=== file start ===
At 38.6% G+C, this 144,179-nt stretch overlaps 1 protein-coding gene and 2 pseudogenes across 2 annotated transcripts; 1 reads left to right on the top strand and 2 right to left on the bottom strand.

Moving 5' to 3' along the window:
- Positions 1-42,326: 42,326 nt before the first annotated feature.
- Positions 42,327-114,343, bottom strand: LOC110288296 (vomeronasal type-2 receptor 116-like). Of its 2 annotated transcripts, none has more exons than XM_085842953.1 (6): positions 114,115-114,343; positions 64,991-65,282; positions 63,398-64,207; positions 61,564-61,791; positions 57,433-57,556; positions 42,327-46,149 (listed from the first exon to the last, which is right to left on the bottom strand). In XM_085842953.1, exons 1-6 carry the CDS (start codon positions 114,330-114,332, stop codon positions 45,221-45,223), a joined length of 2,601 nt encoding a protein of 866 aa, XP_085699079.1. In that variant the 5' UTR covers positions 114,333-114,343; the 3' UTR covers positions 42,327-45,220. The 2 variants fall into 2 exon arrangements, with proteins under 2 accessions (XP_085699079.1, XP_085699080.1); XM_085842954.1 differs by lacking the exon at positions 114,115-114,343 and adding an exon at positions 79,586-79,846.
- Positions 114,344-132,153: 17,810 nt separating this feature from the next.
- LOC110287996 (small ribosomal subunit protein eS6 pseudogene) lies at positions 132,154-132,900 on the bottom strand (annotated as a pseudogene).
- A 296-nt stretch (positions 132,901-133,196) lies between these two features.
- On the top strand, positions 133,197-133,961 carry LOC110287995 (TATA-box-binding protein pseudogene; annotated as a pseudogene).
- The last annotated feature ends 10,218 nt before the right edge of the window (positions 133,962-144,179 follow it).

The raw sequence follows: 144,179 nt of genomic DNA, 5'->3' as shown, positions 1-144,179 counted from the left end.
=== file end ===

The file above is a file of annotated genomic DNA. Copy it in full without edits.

At 38.6% G+C, this 144,179-nt stretch overlaps 1 protein-coding gene and 2 pseudogenes across 2 annotated transcripts; 1 reads left to right on the top strand and 2 right to left on the bottom strand.

Moving 5' to 3' along the window:
- Positions 1-42,326: 42,326 nt before the first annotated feature.
- Positions 42,327-114,343, bottom strand: LOC110288296 (vomeronasal type-2 receptor 116-like). Of its 2 annotated transcripts, none has more exons than XM_085842953.1 (6): positions 114,115-114,343; positions 64,991-65,282; positions 63,398-64,207; positions 61,564-61,791; positions 57,433-57,556; positions 42,327-46,149 (listed from the first exon to the last, which is right to left on the bottom strand). In XM_085842953.1, exons 1-6 carry the CDS (start codon positions 114,330-114,332, stop codon positions 45,221-45,223), a joined length of 2,601 nt encoding a protein of 866 aa, XP_085699079.1. In that variant the 5' UTR covers positions 114,333-114,343; the 3' UTR covers positions 42,327-45,220. The 2 variants fall into 2 exon arrangements, with proteins under 2 accessions (XP_085699079.1, XP_085699080.1); XM_085842954.1 differs by lacking the exon at positions 114,115-114,343 and adding an exon at positions 79,586-79,846.
- Positions 114,344-132,153: 17,810 nt separating this feature from the next.
- LOC110287996 (small ribosomal subunit protein eS6 pseudogene) lies at positions 132,154-132,900 on the bottom strand (annotated as a pseudogene).
- A 296-nt stretch (positions 132,901-133,196) lies between these two features.
- On the top strand, positions 133,197-133,961 carry LOC110287995 (TATA-box-binding protein pseudogene; annotated as a pseudogene).
- The last annotated feature ends 10,218 nt before the right edge of the window (positions 133,962-144,179 follow it).

The raw sequence follows: 144,179 nt of genomic DNA, 5'->3' as shown, positions 1-144,179 counted from the left end.